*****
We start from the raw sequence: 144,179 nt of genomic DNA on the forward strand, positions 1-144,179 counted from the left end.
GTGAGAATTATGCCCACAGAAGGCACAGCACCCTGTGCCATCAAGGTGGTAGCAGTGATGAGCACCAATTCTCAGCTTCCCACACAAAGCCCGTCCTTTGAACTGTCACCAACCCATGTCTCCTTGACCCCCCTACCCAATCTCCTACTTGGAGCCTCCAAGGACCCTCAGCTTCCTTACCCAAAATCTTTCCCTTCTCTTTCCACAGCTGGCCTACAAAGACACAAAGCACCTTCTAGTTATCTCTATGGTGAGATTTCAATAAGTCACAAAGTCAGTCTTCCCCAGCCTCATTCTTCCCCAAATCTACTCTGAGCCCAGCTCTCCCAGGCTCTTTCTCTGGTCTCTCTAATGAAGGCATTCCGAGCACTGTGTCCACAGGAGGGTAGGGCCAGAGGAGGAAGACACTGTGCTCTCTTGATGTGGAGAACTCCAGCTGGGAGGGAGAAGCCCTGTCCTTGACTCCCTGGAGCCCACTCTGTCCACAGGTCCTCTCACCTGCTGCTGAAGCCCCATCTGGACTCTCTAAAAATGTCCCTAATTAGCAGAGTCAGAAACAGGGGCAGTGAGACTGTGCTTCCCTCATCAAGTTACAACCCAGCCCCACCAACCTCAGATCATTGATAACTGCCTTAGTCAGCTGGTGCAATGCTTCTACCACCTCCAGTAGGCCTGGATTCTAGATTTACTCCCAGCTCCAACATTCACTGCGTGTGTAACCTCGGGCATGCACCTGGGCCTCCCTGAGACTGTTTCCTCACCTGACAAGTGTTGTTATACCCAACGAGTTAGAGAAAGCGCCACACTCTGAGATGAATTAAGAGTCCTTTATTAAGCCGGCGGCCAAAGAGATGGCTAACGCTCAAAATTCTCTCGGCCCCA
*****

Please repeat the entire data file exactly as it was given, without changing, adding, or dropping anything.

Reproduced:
We start from the raw sequence: 144,179 nt of genomic DNA on the forward strand, positions 1-144,179 counted from the left end.
GTGAGAATTATGCCCACAGAAGGCACAGCACCCTGTGCCATCAAGGTGGTAGCAGTGATGAGCACCAATTCTCAGCTTCCCACACAAAGCCCGTCCTTTGAACTGTCACCAACCCATGTCTCCTTGACCCCCCTACCCAATCTCCTACTTGGAGCCTCCAAGGACCCTCAGCTTCCTTACCCAAAATCTTTCCCTTCTCTTTCCACAGCTGGCCTACAAAGACACAAAGCACCTTCTAGTTATCTCTATGGTGAGATTTCAATAAGTCACAAAGTCAGTCTTCCCCAGCCTCATTCTTCCCCAAATCTACTCTGAGCCCAGCTCTCCCAGGCTCTTTCTCTGGTCTCTCTAATGAAGGCATTCCGAGCACTGTGTCCACAGGAGGGTAGGGCCAGAGGAGGAAGACACTGTGCTCTCTTGATGTGGAGAACTCCAGCTGGGAGGGAGAAGCCCTGTCCTTGACTCCCTGGAGCCCACTCTGTCCACAGGTCCTCTCACCTGCTGCTGAAGCCCCATCTGGACTCTCTAAAAATGTCCCTAATTAGCAGAGTCAGAAACAGGGGCAGTGAGACTGTGCTTCCCTCATCAAGTTACAACCCAGCCCCACCAACCTCAGATCATTGATAACTGCCTTAGTCAGCTGGTGCAATGCTTCTACCACCTCCAGTAGGCCTGGATTCTAGATTTACTCCCAGCTCCAACATTCACTGCGTGTGTAACCTCGGGCATGCACCTGGGCCTCCCTGAGACTGTTTCCTCACCTGACAAGTGTTGTTATACCCAACGAGTTAGAGAAAGCGCCACACTCTGAGATGAATTAAGAGTCCTTTATTAAGCCGGCGGCCAAAGAGATGGCTAACGCTCAAAATTCTCTCGGCCCCA